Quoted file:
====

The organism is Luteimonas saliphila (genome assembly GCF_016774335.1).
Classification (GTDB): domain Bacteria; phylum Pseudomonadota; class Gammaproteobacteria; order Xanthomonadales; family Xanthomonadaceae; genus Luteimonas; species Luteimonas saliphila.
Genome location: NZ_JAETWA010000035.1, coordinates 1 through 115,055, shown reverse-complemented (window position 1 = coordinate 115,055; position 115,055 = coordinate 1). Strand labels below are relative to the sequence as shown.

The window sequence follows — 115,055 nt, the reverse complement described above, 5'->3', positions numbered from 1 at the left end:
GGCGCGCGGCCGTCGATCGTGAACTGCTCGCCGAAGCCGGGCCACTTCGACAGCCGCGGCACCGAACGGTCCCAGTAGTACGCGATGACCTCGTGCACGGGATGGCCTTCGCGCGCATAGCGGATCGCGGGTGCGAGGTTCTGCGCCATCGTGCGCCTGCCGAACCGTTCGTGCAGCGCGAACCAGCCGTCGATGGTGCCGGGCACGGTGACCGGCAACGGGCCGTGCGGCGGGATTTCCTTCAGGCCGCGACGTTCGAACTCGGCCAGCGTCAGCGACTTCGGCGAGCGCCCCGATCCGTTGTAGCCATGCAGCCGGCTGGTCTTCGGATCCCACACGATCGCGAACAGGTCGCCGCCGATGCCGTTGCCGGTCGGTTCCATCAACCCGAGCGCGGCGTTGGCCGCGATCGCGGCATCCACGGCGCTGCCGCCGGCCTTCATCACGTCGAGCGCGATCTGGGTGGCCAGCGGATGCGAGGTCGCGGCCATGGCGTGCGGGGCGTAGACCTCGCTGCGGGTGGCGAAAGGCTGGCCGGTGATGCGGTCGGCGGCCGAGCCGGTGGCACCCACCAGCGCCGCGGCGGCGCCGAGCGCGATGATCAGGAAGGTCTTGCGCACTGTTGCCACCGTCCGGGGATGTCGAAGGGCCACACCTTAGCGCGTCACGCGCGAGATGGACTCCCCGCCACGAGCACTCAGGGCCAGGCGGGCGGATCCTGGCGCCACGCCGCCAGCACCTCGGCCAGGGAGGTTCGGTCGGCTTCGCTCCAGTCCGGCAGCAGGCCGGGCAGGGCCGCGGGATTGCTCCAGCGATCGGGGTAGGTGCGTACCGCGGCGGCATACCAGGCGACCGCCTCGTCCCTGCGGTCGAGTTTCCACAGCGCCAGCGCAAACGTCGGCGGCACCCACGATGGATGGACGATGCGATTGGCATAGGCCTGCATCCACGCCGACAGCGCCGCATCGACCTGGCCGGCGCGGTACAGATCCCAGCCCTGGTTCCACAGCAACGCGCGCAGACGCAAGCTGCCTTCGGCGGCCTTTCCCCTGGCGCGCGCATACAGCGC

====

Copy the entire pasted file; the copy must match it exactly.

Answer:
The organism is Luteimonas saliphila (genome assembly GCF_016774335.1).
Classification (GTDB): domain Bacteria; phylum Pseudomonadota; class Gammaproteobacteria; order Xanthomonadales; family Xanthomonadaceae; genus Luteimonas; species Luteimonas saliphila.
Genome location: NZ_JAETWA010000035.1, coordinates 1 through 115,055, shown reverse-complemented (window position 1 = coordinate 115,055; position 115,055 = coordinate 1). Strand labels below are relative to the sequence as shown.

The window sequence follows — 115,055 nt, the reverse complement described above, 5'->3', positions numbered from 1 at the left end:
GGCGCGCGGCCGTCGATCGTGAACTGCTCGCCGAAGCCGGGCCACTTCGACAGCCGCGGCACCGAACGGTCCCAGTAGTACGCGATGACCTCGTGCACGGGATGGCCTTCGCGCGCATAGCGGATCGCGGGTGCGAGGTTCTGCGCCATCGTGCGCCTGCCGAACCGTTCGTGCAGCGCGAACCAGCCGTCGATGGTGCCGGGCACGGTGACCGGCAACGGGCCGTGCGGCGGGATTTCCTTCAGGCCGCGACGTTCGAACTCGGCCAGCGTCAGCGACTTCGGCGAGCGCCCCGATCCGTTGTAGCCATGCAGCCGGCTGGTCTTCGGATCCCACACGATCGCGAACAGGTCGCCGCCGATGCCGTTGCCGGTCGGTTCCATCAACCCGAGCGCGGCGTTGGCCGCGATCGCGGCATCCACGGCGCTGCCGCCGGCCTTCATCACGTCGAGCGCGATCTGGGTGGCCAGCGGATGCGAGGTCGCGGCCATGGCGTGCGGGGCGTAGACCTCGCTGCGGGTGGCGAAAGGCTGGCCGGTGATGCGGTCGGCGGCCGAGCCGGTGGCACCCACCAGCGCCGCGGCGGCGCCGAGCGCGATGATCAGGAAGGTCTTGCGCACTGTTGCCACCGTCCGGGGATGTCGAAGGGCCACACCTTAGCGCGTCACGCGCGAGATGGACTCCCCGCCACGAGCACTCAGGGCCAGGCGGGCGGATCCTGGCGCCACGCCGCCAGCACCTCGGCCAGGGAGGTTCGGTCGGCTTCGCTCCAGTCCGGCAGCAGGCCGGGCAGGGCCGCGGGATTGCTCCAGCGATCGGGGTAGGTGCGTACCGCGGCGGCATACCAGGCGACCGCCTCGTCCCTGCGGTCGAGTTTCCACAGCGCCAGCGCAAACGTCGGCGGCACCCACGATGGATGGACGATGCGATTGGCATAGGCCTGCATCCACGCCGACAGCGCCGCATCGACCTGGCCGGCGCGGTACAGATCCCAGCCCTGGTTCCACAGCAACGCGCGCAGACGCAAGCTGCCTTCGGCGGCCTTTCCCCTGGCGCGCGCATACAGCGC